Kamiel Cornelissen's first Pro Tour experience nearly resulted in a Top 8 finish but needing just one win in his last two matches at Pro Tour–New York 2000 he drew twice. The Sunday stage was just beyond his reach and he finished in 11th place. He returned to New York the following PT season for the team Pro Tour with his brothers Jesse and Stijn. The trio placed 23rd overall, and while neither of Kamiel's brothers would go on to post notable finishes on the Pro Tour, it was not long thereafter that the Cornelissen name—after remaining in relative anonymity almost since the game was released—was on the minds of Magic players everywhere.
"My first Pro Tour was the Masques Block Constructed Pro Tour in New York in 2000," Cornelissen recalled of his first taste of Pro Tour play. "I qualified for this PT playing Trix in a PTQ, at a time point where it was just much better than all the other decks in the format. I prepared quite a lot for the Pro Tour with my friend Tom van de Logt and the other qualified Dutch players. We played a Rising Waters deck we designed ourselves, similar to the deck Sigurd Eskeland used to win the Pro Tour. I felt pretty confident our deck was good, but I didn't know what to expect playing at the Pro Tour. The Pro Tour was a real nice experience. All my opponents were very friendly and I did well. In the end I needed one more turn to win my last round and make the Top 8, but I was still very happy with my result."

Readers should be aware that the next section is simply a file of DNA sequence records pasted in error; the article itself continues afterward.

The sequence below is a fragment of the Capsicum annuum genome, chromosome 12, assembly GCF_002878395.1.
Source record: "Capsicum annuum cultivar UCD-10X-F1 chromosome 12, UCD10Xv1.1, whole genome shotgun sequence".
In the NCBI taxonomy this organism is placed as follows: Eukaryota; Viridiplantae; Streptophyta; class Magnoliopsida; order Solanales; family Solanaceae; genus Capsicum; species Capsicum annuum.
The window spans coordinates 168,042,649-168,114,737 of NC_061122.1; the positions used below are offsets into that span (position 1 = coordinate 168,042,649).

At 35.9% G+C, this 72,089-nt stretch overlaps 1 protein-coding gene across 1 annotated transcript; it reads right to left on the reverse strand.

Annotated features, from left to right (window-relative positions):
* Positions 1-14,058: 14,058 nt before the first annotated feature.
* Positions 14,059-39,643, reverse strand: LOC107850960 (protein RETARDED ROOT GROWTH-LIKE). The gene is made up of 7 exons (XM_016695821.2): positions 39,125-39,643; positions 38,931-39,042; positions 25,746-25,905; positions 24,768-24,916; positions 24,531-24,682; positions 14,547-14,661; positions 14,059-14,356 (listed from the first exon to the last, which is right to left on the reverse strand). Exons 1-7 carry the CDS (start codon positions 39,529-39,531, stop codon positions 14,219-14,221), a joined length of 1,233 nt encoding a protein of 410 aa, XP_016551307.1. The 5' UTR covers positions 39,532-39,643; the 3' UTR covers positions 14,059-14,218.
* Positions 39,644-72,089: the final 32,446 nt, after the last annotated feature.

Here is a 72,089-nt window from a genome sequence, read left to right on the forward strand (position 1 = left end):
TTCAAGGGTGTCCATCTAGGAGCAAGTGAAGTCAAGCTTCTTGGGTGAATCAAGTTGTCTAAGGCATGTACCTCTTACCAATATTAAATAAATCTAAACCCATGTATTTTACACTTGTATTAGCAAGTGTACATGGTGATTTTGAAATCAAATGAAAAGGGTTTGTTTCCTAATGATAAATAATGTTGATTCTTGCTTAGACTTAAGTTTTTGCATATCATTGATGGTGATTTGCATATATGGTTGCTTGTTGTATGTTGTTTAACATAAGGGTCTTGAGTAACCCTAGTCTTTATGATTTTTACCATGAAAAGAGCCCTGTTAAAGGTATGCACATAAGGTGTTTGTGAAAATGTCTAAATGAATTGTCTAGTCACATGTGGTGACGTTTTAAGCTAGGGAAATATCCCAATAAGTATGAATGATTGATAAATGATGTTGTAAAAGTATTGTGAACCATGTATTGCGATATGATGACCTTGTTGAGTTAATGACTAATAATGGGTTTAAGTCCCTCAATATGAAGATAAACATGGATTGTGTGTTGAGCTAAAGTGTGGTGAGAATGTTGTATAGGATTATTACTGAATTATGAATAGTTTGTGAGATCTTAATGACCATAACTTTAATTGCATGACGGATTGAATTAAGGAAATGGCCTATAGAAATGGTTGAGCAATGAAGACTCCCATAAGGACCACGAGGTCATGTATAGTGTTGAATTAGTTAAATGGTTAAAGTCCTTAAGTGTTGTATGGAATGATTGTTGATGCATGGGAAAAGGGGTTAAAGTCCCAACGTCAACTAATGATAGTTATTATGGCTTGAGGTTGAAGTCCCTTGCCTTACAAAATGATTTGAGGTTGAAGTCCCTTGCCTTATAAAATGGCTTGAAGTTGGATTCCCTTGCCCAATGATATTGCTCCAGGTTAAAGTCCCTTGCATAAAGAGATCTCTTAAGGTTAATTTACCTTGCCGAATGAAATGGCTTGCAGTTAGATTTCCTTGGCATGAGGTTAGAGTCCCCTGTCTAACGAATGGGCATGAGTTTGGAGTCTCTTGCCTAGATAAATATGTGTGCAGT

At Pro Tour–Chicago 2000, Kamiel managed to step onto the Sunday stage in spectacular fashion with a second-place finish. The event was Standard, and Kamiel played a CounterRebels deck to a 10-2-2 record to take part in a Top 8 that is considered to be among the best Sunday cast ever assembled—among them, fellow Hall of Famers Kai Budde, Jon Finkel, Rob Dougherty, and Zvi Mowshowitz. The then-unknown Kamiel managed to defeat Finkel and Dougherty in his Hall of Fame bracket but fell to Kai in the finals.
Just one Pro Tour later, Kamiel and Finkel tangled again in a Top 8—this time in the semifinals of Pro Tour–Los Angeles. Just 20 years old at the time, Kamiel was already being called the next Jon Finkel after he dispatched Jonny Magic but fell to Mike Pustilnik's "best rats ever" in the finals. In an interview after the event Kamiel chalked up his success to playing in qualifiers for a long time, constantly practicing and learning to eliminate mistakes from his game.
While not the flashiest player on the Pro Tour, Kamiel would become one of the most consistent and methodical, posting a string of Top 16 and Top 32 finishes en route to more than 300 lifetime Pro Points, putting him in 10th place all-time for that category. Despite his consistency, he did not post another Pro Tour Top 8 until finishing in 5th place at Pro Tour–Amsterdam .
That same season, Kamiel finally broke through into the winner's circle in a team event in Seattle alongside fellow Dutchmen Jelger Wiegersma (a future Hall of Famer in his own right) and Jeroen Remie as Von Dutch. Paired up against fellow Magic silver medalist Jin Okamoto, Kamiel finally got to hoist a trophy and cash a giant check as his team took the title. Kamiel would make one more Pro Tour Top 8 that season at Worlds, giving him a total of five in his career that year.